by tiny blocks of brilliant white light. Silicon suppresses
the carbon burst even more than nickel. When silicon is
present, the carrier line usually ends abruptly in a white
flash of light.
Spark testing may be done with either a portable or
stationary grinder. In either case, the speed on the outer
rim of the wheel should not be less than 4,500 feet per
minute. The abrasive wheel should be rather coarse,
very hard, and kept clean to produce a true spark
To conduct a spark test on an abrasive wheel, hold
the piece of metal on the wheel in a position that allows
the spark stream to cross your line of vision. By trial and
error, you soon discover what pressure is needed to get
a stream of the proper length without reducing the speed
of the grinder. Excessive pressure increases the tem-
perature of the spark stream. This, in turn, increases the
temperature of the burst and gives the appearance of a
higher carbon content than actually is present. When
making the test, watch a point about one third of the
distance from the tail end of the spark stream. Watch
only those sparks that cross your line of vision and try
to forma mental image of the individual spark. Fix this
spark image in your mind and then examine the whole
While on the subject of abrasive wheels, it is a good
idea to discuss some of the safety precautions associated
with this tool.
l Never use an abrasive wheel that is cracked or
out of balance because the vibration causes the wheel to
shatter. When an abrasive wheel shatters, it can be
disastrous for personnel standing in line with the wheel.
l Always check the wheel for secure mounting and
cracks before putting it to use. When you install a new
wheel on a grinder, be sure that it is the correct size.
Remember, as you increase the wheel radius, the periph-
eral speed at the rim also increases, even though the
driving motor rpm remains the same. Thus, if you should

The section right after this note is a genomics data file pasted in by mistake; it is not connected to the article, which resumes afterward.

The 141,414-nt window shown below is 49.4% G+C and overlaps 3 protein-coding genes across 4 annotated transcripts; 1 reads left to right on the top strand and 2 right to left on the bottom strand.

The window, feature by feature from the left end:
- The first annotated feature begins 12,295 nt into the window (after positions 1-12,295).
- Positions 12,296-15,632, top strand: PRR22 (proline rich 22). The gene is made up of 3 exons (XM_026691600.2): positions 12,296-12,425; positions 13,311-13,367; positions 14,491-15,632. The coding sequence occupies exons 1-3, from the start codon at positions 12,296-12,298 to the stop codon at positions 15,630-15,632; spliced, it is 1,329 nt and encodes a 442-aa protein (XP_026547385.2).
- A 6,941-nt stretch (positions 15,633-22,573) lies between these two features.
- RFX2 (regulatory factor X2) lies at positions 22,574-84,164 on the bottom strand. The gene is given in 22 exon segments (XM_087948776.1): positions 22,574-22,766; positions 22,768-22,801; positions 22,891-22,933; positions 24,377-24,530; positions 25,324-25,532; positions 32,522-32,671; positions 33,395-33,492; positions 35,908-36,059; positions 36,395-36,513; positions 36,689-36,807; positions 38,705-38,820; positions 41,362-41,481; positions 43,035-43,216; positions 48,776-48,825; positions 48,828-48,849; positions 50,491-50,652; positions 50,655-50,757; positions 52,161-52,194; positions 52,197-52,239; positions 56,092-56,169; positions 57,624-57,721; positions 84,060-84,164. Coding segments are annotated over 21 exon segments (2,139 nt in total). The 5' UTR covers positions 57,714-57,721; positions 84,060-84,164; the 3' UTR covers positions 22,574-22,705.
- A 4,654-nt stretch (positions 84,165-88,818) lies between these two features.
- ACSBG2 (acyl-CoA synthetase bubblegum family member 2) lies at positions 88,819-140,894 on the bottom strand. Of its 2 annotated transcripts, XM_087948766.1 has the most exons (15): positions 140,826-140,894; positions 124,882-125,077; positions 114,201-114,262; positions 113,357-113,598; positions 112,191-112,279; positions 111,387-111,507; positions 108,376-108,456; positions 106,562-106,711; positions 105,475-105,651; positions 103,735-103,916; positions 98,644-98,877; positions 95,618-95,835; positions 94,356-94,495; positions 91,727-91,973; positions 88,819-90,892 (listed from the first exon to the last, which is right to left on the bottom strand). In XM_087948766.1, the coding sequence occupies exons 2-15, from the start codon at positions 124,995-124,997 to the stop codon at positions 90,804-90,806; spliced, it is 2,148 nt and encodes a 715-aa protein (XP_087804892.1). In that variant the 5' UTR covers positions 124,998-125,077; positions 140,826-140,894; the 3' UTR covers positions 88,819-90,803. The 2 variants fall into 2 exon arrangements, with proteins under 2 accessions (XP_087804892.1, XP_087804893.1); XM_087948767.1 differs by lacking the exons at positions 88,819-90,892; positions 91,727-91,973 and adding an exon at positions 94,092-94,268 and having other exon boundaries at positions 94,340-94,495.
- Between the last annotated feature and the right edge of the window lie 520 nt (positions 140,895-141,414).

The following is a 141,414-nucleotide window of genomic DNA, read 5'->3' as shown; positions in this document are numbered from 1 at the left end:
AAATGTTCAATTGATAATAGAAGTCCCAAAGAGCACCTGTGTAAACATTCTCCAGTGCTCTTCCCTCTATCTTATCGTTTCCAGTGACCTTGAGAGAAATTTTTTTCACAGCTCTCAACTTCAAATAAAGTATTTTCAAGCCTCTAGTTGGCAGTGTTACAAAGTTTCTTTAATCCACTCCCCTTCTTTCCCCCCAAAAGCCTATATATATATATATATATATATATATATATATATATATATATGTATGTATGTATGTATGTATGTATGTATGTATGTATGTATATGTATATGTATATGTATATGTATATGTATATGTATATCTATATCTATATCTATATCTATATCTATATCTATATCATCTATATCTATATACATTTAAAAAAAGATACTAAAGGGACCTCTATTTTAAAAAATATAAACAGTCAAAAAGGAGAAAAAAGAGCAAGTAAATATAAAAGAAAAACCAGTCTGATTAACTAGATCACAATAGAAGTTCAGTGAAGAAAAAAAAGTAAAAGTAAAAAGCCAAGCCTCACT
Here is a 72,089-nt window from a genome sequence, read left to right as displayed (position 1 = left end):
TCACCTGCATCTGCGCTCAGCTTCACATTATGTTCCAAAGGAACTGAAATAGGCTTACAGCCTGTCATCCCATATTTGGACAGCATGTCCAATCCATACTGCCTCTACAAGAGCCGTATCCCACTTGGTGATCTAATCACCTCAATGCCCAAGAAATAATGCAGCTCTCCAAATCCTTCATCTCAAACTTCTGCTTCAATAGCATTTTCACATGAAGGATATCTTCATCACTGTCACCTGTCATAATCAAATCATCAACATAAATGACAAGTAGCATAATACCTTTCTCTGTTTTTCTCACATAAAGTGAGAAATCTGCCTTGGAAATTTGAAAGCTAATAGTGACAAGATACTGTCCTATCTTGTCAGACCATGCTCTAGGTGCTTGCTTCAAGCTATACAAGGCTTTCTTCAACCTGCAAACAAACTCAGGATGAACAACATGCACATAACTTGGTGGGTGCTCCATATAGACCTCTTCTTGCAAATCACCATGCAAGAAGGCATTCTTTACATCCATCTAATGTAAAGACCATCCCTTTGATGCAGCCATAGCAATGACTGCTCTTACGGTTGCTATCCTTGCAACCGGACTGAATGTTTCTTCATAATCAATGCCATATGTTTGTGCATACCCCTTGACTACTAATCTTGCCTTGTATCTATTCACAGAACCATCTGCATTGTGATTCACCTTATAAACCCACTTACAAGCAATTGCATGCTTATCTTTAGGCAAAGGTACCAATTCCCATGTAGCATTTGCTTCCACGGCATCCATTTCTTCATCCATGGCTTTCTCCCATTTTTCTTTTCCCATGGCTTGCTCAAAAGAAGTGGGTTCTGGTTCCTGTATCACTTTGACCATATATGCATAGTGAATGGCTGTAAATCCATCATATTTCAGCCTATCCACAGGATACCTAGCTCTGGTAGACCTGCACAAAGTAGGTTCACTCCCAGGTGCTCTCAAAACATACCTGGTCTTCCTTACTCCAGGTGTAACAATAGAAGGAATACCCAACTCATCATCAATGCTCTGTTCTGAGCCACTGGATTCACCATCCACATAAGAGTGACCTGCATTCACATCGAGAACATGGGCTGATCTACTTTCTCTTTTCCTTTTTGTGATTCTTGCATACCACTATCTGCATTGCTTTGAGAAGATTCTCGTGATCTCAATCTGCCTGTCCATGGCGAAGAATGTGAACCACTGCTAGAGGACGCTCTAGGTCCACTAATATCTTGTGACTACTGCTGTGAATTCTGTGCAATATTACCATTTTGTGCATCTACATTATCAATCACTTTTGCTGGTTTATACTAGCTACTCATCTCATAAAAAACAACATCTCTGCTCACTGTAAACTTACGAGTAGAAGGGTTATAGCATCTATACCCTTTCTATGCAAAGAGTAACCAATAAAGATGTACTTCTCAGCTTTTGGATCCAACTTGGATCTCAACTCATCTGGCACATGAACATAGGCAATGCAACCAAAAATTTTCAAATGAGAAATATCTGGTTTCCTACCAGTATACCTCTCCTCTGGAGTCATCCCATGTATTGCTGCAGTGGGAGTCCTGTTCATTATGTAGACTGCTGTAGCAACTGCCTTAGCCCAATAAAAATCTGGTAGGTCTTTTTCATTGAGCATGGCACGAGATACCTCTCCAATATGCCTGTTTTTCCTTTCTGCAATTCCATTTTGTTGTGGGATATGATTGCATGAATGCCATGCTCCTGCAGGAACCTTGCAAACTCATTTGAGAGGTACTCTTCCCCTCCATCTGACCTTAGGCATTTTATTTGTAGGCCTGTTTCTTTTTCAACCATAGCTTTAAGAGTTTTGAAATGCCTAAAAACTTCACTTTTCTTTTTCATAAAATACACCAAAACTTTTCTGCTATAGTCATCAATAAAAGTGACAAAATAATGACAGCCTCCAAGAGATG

use an oversized wheel, there is a distinct danger the
peripheral speed (and consequent centrifugal force) can
become so great that the wheel may fly apart. Use
wheels that are designed for a specific rpm. Guards are
placed on grinders as protection in case a wheel should
. Never use a grinder when the guards have been
removed. When turning the grinder on, you should stand
to one side. This places you out of line with the wheel
in case the wheel should burst.
l Never overload a grinder or put sideways pres-
sure against the wheel, unless it is expressly built to
withstand such use.
l Always wear appropriate safety goggles or a face
shield while using the grinder. Ensure that the tool rest
(the device that helps the operator hold the work) is
adjusted to the minimum clearance for the wheel. Move
the work across the entire face of the wheel to eliminate
grooving and to minimize wheel dressing. Doing this
prolongs the life of the wheel.
l Keep your fingers clear of the abrasive surface,
and do not allow rags or clothing to become entangled
in the wheel.
l Do not wear gloves while using an abrasive
l Never hold metal with tongs while grinding.
. Never grind nonferrous metals on a wheel in-
tended for ferrous metals because such misuse clogs the
pores of the abrasive material. This buildup of metal
may cause it to become unbalanced and fly apart.
c Grinding wheels require frequent recondition-
ing. Dressing is the term used to describe the process of
cleaning the periphery. This cleaning breaks away dull
abrasive grains and smooths the surface, removing all
the grooves. The wheel dresser shown in figure 1-3 is
used for dressing grinding wheels on bench and pedestal
grinders. For more information on grinding wheels, you
should consult chapter 5 of NAVEDTRA 10085-B2
(Tools and Their Uses).
Referring now to figure 1-4, notice that in low-
carbon steel (view A), the spark stream is about 70
inches long and the volume is moderately large. In
high-carbon steel (view B), the stream is shorter (about
55 inches) and the volume larger. The few sparklers that
may occur at any place in low-carbon steel are forked,
Figure 1-3.Using a grinding wheel dresser.